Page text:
by Blake Neff
Police in Tulsa, Oklahoma have released video footage showing officers fatally shooting an unarmed black man Friday, in an incident that has become the subject of national outrage from the Black Lives Matter movement.
Terence Crutcher’s SUV halted in the middle of the road Friday evening, and several police (including a helicopter) arrived to investigate, reportedly concerned about drug use or other suspicious behavior. While standing near his car, Crutcher was hit with a Taser by one officer, and then shot by another. Crutcher was taken to the hospital where he later died.
The officer responsible for the shooting has been identified as Betty Shelby, a five-year veteran of the force.
Crutcher’s family claim his car had broken down, and that he was unarmed when Shelby shot him.
Now, Tulsa police have released two videos of the shooting, which appear to support the claims he posed no threat. The first video, taken from a police helicopter, shows Crutcher walking back to his car with his hands raised, standing near the driver-side window, and then collapsing after police use a taser on him and then shoot him:
The second video shows the same scene, but from a police dashcam:
Tulsa police spokeswoman Jeanne Mackenzie claimed Saturday that Crutcher had repeatedly ignored orders from officers and reached inside his vehicle prior to being shot. It is difficult to verify whether that occurred from the videos provided, though Crutcher does seem to lower his hands in the helicopter footage.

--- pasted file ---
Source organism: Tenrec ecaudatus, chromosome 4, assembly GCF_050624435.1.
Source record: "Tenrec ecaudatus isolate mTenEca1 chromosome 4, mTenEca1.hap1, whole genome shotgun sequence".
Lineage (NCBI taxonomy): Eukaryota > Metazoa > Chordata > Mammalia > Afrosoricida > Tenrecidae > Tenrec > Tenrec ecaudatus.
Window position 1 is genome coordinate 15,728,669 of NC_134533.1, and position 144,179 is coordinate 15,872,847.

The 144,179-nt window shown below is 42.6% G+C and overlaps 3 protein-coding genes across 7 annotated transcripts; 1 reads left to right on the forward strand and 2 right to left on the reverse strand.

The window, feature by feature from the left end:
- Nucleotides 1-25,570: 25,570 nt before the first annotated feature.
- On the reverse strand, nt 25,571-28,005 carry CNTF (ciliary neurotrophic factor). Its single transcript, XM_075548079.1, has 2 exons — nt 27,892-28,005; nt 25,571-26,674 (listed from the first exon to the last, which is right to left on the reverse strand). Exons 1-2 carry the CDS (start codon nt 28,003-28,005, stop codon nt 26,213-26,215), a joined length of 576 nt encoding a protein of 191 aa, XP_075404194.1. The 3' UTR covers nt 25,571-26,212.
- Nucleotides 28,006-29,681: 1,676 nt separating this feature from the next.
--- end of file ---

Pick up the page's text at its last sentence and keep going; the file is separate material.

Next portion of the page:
But during a press conference Monday afternoon, Tulsa Police Chief Chuck Jordan admitted Crutcher had no weapon with him.
“I’m going to tell you right now, there was no gun on the suspect or in the suspect’s vehicle,” Jordan said. “I want to assure our community and I want to assure all of you and people across the nation watching this: We will achieve justice.”
Since Crutcher was black and all officers involved in the shooting are white, the case has unsurprisingly drawn attention from the Black Lives Matter movement. Tulsa’s local branch of the movement protested outside Tulsa County courthouse Monday, and Shaun King, a prominent figure in the movement, published a piece demanding Shelby’s arrest before the video was even released. He also called for the suspension, or outright firing, of an officer who can be heard on police audio saying Crutcher looked like “one bad dude” shortly before the shooting.
“What made him look like one bad dude? His blackness?” King wrote.
Tulsa police currently do not carry body cameras, so it is unlikely any additional footage of the shooting will be forthcoming.
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